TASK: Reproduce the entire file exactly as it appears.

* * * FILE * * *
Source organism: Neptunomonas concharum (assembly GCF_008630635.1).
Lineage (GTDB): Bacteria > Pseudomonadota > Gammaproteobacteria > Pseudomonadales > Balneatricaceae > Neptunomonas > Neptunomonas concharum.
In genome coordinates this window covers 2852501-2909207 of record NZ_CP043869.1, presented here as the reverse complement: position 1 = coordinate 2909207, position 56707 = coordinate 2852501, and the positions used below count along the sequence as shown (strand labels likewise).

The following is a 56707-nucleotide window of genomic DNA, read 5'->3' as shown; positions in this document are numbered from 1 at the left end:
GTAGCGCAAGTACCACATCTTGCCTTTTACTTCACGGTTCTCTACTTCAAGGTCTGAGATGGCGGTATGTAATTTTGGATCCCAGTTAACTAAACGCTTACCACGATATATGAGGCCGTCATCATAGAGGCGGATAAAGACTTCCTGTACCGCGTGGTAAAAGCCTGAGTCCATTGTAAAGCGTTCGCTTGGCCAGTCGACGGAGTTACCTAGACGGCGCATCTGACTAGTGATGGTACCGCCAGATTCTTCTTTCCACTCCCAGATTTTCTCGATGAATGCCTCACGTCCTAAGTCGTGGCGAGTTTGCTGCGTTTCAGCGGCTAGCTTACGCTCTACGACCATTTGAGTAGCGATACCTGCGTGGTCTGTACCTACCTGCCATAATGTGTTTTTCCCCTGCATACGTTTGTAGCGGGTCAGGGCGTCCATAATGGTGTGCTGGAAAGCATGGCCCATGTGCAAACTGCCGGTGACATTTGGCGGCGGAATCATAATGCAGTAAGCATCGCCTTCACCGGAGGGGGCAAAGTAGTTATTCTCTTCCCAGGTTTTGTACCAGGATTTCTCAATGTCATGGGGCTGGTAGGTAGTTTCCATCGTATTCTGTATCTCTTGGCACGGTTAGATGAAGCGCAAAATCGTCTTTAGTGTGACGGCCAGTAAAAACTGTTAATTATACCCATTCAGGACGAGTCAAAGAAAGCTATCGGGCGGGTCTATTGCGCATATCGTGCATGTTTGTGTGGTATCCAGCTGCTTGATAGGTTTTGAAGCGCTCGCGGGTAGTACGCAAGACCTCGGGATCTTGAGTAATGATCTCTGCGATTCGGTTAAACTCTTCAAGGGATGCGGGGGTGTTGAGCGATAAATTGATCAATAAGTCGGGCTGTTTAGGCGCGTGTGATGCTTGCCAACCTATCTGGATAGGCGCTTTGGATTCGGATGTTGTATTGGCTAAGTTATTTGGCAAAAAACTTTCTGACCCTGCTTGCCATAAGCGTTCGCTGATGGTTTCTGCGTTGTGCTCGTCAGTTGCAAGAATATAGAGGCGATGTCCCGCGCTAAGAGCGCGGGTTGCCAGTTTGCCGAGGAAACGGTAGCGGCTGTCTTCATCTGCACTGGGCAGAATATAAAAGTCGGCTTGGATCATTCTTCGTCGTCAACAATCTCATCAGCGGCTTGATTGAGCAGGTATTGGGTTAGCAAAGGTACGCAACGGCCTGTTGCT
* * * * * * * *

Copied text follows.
Source organism: Neptunomonas concharum (assembly GCF_008630635.1).
Lineage (GTDB): Bacteria > Pseudomonadota > Gammaproteobacteria > Pseudomonadales > Balneatricaceae > Neptunomonas > Neptunomonas concharum.
In genome coordinates this window covers 2852501-2909207 of record NZ_CP043869.1, presented here as the reverse complement: position 1 = coordinate 2909207, position 56707 = coordinate 2852501, and the positions used below count along the sequence as shown (strand labels likewise).

The following is a 56707-nucleotide window of genomic DNA, read 5'->3' as shown; positions in this document are numbered from 1 at the left end:
GTAGCGCAAGTACCACATCTTGCCTTTTACTTCACGGTTCTCTACTTCAAGGTCTGAGATGGCGGTATGTAATTTTGGATCCCAGTTAACTAAACGCTTACCACGATATATGAGGCCGTCATCATAGAGGCGGATAAAGACTTCCTGTACCGCGTGGTAAAAGCCTGAGTCCATTGTAAAGCGTTCGCTTGGCCAGTCGACGGAGTTACCTAGACGGCGCATCTGACTAGTGATGGTACCGCCAGATTCTTCTTTCCACTCCCAGATTTTCTCGATGAATGCCTCACGTCCTAAGTCGTGGCGAGTTTGCTGCGTTTCAGCGGCTAGCTTACGCTCTACGACCATTTGAGTAGCGATACCTGCGTGGTCTGTACCTACCTGCCATAATGTGTTTTTCCCCTGCATACGTTTGTAGCGGGTCAGGGCGTCCATAATGGTGTGCTGGAAAGCATGGCCCATGTGCAAACTGCCGGTGACATTTGGCGGCGGAATCATAATGCAGTAAGCATCGCCTTCACCGGAGGGGGCAAAGTAGTTATTCTCTTCCCAGGTTTTGTACCAGGATTTCTCAATGTCATGGGGCTGGTAGGTAGTTTCCATCGTATTCTGTATCTCTTGGCACGGTTAGATGAAGCGCAAAATCGTCTTTAGTGTGACGGCCAGTAAAAACTGTTAATTATACCCATTCAGGACGAGTCAAAGAAAGCTATCGGGCGGGTCTATTGCGCATATCGTGCATGTTTGTGTGGTATCCAGCTGCTTGATAGGTTTTGAAGCGCTCGCGGGTAGTACGCAAGACCTCGGGATCTTGAGTAATGATCTCTGCGATTCGGTTAAACTCTTCAAGGGATGCGGGGGTGTTGAGCGATAAATTGATCAATAAGTCGGGCTGTTTAGGCGCGTGTGATGCTTGCCAACCTATCTGGATAGGCGCTTTGGATTCGGATGTTGTATTGGCTAAGTTATTTGGCAAAAAACTTTCTGACCCTGCTTGCCATAAGCGTTCGCTGATGGTTTCTGCGTTGTGCTCGTCAGTTGCAAGAATATAGAGGCGATGTCCCGCGCTAAGAGCGCGGGTTGCCAGTTTGCCGAGGAAACGGTAGCGGCTGTCTTCATCTGCACTGGGCAGAATATAAAAGTCGGCTTGGATCATTCTTCGTCGTCAACAATCTCATCAGCGGCTTGATTGAGCAGGTATTGGGTTAGCAAAGGTACGCAACGGCCTGTTGCT